The successful candidate will assist with ongoing fieldwork. In addition, there are many opportunities for students to develop independent projects associated with our overall objectives, including studies on: 1) population divergence in ecologically-relevant traits, especially drought, UV tolerance, and herbivore resistance; 2) phenotypic plasticity at multiple spatial scales; 3) population density and species composition of the herbivore community that attacks Drummond’s rockcress; 4) flower color polymorphism; and 5) the importance of maternal effects in biological responses to climate change.

We are offering a stipend of $500/week for a full time REU student (40 hours/week) for 10 weeks.  The exact start and end dates are flexible. We will cover room and board at the Rocky Mountain Biological Laboratory and reimburse travel expenses up to $500.

Fieldwork will involve hiking to experimental gardens through rough terrain (1-3 miles one- way daily).

The University of Georgia is committed to maintaining a fair and respectful environment for living, work, and study.  To that end, all qualified applicants from individuals with a strong interest in evolutionary biology will receive consideration for employment without regard to race, color, religion, sex, national origin, sexual orientation, gender identity, disability status, or age.  The application consists of a cover letter listing your qualifications, a CV/ résumé and contact information for two references, all of which can be emailed to Dr. Jill Anderson at: jta24@uga.edu Applications are due by March 16th, 2018.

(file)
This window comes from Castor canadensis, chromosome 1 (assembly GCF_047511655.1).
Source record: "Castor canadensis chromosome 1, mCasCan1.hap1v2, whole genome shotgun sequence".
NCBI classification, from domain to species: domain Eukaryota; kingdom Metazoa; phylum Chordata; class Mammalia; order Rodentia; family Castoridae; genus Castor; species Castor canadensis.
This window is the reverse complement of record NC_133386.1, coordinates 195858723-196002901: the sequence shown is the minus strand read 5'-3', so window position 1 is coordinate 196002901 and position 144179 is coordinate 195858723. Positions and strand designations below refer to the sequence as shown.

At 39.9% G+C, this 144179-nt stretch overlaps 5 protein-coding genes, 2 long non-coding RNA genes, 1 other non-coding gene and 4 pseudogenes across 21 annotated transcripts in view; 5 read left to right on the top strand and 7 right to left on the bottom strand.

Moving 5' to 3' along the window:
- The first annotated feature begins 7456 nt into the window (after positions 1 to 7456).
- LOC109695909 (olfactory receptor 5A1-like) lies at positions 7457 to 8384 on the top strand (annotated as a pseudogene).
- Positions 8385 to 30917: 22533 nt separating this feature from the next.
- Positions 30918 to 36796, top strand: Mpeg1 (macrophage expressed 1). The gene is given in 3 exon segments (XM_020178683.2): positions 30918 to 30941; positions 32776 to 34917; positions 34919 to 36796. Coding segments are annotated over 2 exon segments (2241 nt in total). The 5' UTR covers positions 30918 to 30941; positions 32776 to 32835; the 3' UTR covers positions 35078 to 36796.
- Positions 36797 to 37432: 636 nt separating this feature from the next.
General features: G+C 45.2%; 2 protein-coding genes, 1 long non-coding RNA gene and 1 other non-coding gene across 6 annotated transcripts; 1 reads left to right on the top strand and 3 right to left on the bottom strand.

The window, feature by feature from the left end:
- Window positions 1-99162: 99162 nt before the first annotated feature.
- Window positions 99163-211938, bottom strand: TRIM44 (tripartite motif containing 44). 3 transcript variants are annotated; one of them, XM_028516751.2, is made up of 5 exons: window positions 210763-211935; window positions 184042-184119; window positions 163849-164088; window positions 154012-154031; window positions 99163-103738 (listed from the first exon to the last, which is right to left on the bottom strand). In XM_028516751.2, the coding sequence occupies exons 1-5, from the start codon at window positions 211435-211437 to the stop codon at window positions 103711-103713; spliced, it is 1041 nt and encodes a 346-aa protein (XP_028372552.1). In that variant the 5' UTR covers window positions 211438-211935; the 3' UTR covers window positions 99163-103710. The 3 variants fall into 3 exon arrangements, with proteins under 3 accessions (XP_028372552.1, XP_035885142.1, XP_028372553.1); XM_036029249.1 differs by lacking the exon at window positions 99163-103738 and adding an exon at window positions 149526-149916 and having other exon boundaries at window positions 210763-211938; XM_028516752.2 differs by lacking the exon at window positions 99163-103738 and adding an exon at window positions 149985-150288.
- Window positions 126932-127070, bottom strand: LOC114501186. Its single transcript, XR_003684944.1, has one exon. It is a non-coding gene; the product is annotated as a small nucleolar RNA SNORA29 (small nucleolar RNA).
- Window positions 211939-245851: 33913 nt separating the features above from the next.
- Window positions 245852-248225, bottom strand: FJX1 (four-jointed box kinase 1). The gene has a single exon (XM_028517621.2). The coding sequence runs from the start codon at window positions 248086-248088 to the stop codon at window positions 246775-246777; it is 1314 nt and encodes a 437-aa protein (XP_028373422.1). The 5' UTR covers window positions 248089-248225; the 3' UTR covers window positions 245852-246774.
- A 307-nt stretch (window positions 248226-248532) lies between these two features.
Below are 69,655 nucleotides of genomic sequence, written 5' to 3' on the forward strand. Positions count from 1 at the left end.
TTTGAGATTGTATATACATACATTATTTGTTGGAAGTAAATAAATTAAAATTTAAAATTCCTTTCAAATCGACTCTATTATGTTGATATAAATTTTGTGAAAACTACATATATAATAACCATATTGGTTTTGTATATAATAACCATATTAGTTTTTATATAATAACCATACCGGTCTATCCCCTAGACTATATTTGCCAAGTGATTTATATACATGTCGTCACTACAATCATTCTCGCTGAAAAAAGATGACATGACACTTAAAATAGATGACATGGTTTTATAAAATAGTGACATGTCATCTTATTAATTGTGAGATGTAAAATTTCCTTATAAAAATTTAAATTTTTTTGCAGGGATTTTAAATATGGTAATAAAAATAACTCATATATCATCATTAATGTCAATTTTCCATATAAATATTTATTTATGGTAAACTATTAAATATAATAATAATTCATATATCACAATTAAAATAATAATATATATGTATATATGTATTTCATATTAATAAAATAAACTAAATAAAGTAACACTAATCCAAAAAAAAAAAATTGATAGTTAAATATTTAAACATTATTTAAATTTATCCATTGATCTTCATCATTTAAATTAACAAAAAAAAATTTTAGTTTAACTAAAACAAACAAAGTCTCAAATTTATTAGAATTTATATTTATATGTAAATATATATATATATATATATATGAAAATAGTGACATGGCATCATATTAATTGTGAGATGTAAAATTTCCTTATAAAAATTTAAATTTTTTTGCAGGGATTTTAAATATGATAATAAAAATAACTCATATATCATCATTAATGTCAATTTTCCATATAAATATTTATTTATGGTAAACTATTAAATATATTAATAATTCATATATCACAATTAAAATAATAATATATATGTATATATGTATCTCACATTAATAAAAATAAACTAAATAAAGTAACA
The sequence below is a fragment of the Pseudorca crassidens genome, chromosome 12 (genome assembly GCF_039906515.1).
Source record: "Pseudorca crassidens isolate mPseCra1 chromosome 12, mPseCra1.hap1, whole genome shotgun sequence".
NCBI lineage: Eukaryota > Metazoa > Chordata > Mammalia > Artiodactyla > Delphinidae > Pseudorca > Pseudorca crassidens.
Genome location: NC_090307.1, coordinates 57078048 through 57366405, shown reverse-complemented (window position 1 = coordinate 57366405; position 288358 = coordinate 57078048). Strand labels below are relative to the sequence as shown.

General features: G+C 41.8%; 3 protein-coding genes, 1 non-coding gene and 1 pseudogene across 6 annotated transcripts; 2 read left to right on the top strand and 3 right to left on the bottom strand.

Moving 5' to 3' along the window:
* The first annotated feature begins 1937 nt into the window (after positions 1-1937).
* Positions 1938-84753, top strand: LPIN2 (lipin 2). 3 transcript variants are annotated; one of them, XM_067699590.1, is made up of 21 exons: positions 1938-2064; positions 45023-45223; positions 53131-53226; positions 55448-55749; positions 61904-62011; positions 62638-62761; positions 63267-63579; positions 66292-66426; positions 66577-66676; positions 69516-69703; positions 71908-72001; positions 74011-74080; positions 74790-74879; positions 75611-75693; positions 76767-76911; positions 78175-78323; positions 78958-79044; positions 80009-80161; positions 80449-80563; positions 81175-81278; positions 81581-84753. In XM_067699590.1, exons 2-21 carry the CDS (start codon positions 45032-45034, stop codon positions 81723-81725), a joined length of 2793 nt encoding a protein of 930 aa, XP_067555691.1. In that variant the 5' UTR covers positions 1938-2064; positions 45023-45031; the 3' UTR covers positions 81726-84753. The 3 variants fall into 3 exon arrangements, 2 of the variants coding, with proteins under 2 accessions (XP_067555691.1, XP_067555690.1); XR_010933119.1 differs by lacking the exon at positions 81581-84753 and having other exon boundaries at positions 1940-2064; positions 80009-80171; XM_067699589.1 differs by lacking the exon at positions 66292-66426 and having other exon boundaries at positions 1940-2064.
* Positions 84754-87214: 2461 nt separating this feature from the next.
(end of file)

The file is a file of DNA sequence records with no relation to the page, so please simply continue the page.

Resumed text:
Feel free to contact Dr. Anderson if you have any questions about the position.  Additional information about our work can be found at:

http://andersonlab.genetics.uga.edu/Home.html

summer undergraduate technician University of Alaska Fairbanks

Summer Undergraduate Technician

Fairbanks, Alaska

Summer 2018

A summer undergraduate technician position is available to join a team studying resilience of boreal forest ecosystems to fire and permafrost thaw at the University of Alaska Fairbanks. The technician will contribute to field work including installing and maintaining a network of sensors measuring oxygen, nitrate, and organic matter in streams. Field work will also include tracer experiments measuring nutrient uptake and gas exchange in streams. The student will learn laboratory-based methods for analytical chemistry and will contribute to visualization and analysis of biogeochemical data from streams. The student will have the opportunity to conduct an independent research project.

Applicants should have demonstrated interests in ecology and enthusiasm about both field and lab-based work. Coursework in ecology, chemistry, environmental science, and math or statistics is required to successfully contribute to the research. Applications from students with previous research experience, particularly with techniques or instrumentation relevant to aquatic ecology, as well as experience working within a collaborative group will receive priority.

To apply for the position, please send a single pdf document to Dr. Tamara Harms (tkharms@alaska.edu) by March 20, 2018 including: 1) letter summarizing research interests and experience, 2) list of relevant coursework, and 3) CV. The student will be paid a stipend for the position, which runs May/June-Aug/Sept.